SPH to go beyond defending core print business - Nov 23, 2005 (ST)

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The Straits Times / The Business Times News On SPH

SPH to go beyond defending core print business

It is diversifying into other media, expanding regionally ahead of looming competition.

By Kelvin Wong
Nov 23, 2005
The Straits Times

SINGAPORE Press Holdings (SPH) has to go beyond just guarding its all-important print franchise and seek new frontiers for expansion, including diversifying into as many media as possible and going regional.

That is the direction the company ought to be heading in as a multimedia player, even though the threat of new media is not an immediately pressing one, Mr Leslie Fong, SPH's executive vice-president for marketing, said yesterday.

'I believe firmly that one had better scan the farthest point in the horizon for any sign of a gathering threat and take precautions, and not wait till the barbarians are at the gate,' he said.

The former editor of The Straits Times, who was addressing about 1,000 delegates at the AdAsia conference, made the war analogy in his speech, Beyond Print: Lessons From Genghis Khan.

There are lessons to be learnt from the legendary conqueror, who has been hailed as a military genius and strategist, the bloodshed he caused notwithstanding, said Mr Fong, who cited a saying attributed to Genghis Khan: 'Those who build fortresses will lose and those who move on to conquer new frontiers will win.'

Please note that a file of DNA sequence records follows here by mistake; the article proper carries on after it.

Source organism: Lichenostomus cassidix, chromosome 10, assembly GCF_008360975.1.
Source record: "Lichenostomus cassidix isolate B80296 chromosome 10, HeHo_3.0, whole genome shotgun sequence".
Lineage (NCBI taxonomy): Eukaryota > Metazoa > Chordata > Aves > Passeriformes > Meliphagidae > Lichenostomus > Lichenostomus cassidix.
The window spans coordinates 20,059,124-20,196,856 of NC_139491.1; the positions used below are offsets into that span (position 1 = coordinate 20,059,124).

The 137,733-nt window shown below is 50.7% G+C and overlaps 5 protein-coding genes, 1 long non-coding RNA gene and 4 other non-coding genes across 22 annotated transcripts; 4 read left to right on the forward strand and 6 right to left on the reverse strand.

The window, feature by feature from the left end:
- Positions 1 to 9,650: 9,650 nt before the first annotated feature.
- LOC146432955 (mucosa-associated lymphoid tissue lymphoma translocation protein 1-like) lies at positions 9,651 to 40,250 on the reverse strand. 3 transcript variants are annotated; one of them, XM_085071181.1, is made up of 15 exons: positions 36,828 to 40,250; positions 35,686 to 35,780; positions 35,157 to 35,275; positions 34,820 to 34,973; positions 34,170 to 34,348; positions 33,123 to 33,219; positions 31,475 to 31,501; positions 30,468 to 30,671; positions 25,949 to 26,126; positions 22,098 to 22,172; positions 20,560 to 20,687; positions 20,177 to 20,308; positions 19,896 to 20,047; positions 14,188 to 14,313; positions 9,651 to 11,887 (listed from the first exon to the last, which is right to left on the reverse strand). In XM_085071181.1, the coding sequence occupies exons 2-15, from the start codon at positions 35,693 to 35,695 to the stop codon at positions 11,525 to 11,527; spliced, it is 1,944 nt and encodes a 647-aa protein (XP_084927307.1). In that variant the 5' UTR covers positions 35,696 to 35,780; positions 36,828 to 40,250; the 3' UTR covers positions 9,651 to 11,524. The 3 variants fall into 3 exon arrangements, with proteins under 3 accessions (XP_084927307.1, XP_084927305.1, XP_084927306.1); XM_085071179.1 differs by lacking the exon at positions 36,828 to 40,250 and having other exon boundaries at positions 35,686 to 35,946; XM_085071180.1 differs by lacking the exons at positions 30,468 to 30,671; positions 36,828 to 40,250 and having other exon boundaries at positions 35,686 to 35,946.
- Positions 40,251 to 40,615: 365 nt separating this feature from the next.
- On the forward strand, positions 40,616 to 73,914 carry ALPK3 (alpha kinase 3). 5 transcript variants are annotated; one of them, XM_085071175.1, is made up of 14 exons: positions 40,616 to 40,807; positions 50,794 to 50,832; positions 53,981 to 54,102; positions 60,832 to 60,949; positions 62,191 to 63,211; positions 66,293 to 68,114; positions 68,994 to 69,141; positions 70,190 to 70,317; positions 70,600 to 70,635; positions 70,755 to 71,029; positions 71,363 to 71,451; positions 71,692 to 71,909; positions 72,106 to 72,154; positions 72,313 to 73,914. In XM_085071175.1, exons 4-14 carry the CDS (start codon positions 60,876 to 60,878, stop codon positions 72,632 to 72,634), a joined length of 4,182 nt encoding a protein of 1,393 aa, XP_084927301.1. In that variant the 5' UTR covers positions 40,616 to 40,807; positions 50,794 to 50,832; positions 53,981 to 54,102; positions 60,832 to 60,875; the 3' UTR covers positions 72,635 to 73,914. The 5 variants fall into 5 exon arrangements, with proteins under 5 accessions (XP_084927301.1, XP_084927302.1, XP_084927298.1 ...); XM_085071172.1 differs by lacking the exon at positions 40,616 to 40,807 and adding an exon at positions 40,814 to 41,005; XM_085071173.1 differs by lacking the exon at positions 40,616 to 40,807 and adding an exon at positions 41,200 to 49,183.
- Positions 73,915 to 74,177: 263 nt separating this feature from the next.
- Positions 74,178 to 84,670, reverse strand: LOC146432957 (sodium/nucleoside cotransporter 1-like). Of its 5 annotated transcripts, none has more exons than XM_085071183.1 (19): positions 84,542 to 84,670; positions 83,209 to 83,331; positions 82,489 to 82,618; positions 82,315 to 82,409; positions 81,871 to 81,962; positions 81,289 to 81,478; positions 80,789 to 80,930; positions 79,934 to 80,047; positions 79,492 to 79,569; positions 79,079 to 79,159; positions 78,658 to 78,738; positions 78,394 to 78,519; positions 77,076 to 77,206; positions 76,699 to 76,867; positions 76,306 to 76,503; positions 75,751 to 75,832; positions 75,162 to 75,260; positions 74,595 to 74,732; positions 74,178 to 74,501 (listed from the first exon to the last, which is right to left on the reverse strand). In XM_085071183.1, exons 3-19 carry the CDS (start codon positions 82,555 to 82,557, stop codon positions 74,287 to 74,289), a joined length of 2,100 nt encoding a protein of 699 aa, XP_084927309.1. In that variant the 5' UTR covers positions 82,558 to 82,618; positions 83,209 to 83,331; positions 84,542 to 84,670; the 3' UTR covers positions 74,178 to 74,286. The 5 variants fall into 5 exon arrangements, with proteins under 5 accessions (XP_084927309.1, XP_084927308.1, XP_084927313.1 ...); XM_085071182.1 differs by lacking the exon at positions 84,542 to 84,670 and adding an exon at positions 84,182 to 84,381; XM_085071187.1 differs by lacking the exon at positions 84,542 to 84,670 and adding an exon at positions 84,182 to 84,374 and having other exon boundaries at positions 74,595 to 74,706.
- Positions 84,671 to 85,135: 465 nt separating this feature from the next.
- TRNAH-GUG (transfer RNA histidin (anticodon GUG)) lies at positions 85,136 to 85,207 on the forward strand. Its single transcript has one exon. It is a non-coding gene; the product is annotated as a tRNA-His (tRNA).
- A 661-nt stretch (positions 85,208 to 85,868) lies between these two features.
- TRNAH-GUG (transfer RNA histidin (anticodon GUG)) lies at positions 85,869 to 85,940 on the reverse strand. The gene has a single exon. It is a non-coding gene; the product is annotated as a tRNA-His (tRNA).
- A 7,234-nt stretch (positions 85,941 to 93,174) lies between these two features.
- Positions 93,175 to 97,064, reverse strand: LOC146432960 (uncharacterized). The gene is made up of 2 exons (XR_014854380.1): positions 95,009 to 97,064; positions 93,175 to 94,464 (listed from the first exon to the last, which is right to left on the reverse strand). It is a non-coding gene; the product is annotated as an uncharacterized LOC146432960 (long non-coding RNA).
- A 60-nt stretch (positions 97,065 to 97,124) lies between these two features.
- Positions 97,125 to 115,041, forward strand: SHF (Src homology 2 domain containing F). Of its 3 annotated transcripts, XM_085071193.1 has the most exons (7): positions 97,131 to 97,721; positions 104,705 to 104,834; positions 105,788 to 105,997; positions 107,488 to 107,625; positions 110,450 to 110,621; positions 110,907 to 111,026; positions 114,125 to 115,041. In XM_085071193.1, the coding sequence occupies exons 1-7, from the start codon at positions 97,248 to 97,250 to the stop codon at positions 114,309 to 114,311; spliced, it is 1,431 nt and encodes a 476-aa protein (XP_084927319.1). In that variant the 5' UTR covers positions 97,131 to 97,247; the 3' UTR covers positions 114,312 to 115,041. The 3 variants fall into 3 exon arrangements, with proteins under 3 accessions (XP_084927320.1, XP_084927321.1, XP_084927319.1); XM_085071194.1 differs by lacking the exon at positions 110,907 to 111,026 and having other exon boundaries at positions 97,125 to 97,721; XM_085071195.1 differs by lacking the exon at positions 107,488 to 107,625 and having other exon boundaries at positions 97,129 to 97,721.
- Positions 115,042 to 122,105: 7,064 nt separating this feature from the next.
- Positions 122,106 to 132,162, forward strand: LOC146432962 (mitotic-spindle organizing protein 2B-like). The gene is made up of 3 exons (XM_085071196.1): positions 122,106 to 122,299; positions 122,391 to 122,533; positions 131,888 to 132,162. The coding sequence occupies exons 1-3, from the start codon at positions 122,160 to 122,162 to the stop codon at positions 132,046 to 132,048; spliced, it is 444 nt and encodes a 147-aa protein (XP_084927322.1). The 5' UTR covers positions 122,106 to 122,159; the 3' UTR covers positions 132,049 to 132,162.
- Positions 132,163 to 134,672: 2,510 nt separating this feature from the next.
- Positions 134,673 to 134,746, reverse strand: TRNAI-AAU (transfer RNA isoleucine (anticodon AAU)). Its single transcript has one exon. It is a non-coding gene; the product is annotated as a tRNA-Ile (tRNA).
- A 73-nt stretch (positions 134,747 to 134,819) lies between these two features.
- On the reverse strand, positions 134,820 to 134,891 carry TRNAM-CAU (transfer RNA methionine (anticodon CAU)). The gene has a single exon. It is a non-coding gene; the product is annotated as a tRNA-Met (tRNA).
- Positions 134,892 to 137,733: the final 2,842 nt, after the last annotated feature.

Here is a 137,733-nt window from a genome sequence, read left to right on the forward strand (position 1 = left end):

He was quick to emphasise that it was not SPH's intention to make conquests, much less cause bloodshed. 'I suggest only that SPH must do more than just defend its core print business,' he said.

And SPH certainly has every intention of defending its print fortress - a business that is still doing very well, he added. In the last financial year, print advertising revenue made up more than 65 per cent of the company's total operating income of $1 billion.

SPH's stable of newspapers and magazines collectively also account for about half of the total discounted ad spending in Singapore.

And while much has been said about the Internet drawing eyeballs away, Mr Fong said it has not made much of a dent on SPH's readership numbers. The Straits Times, for example, still commands a daily readership of 1.3 million.

And online advertising has yet to take off in a big way. 'Our estimate is that total ad spend online last year was about $10 million to $12 million, or just about 2 per cent of our revenue.'

Still, 'we strain to see far into the horizon and put our ears to the ground to listen for the distant thunder of galloping hooves', he added.

Mr Fong outlined a two-pronged strategy for SPH. On the one hand, the company secures its print fortress by investing in content creation and giving both readers and advertisers greater value and choices.

But on the other hand, he said SPH is also mindful of the challenges and the potential of new media, and is moving into new frontiers.

For example, it has regrouped and repositioned its online platforms and wants to expand this business at a steady pace of at least 15 per cent a year.

The company is also considering going into online classifieds, starting with jobs, though not at the expense of its print classified operations which yield more than $200 million a year.

SPH also makes its foray into content delivery over mobile phones this month, a platform that can open up opportunities for advertising later. It has also gone into outdoor advertising.

As well, the company wants to be a regional player. It has started with magazines in Thailand, Malaysia and China, and is examining other possible ventures actively.

'We want to find partners who share our vision of ensuring a prominent place in Asia's media markets for Asian players and with whom we can work to mutual benefit,' said Mr Fong.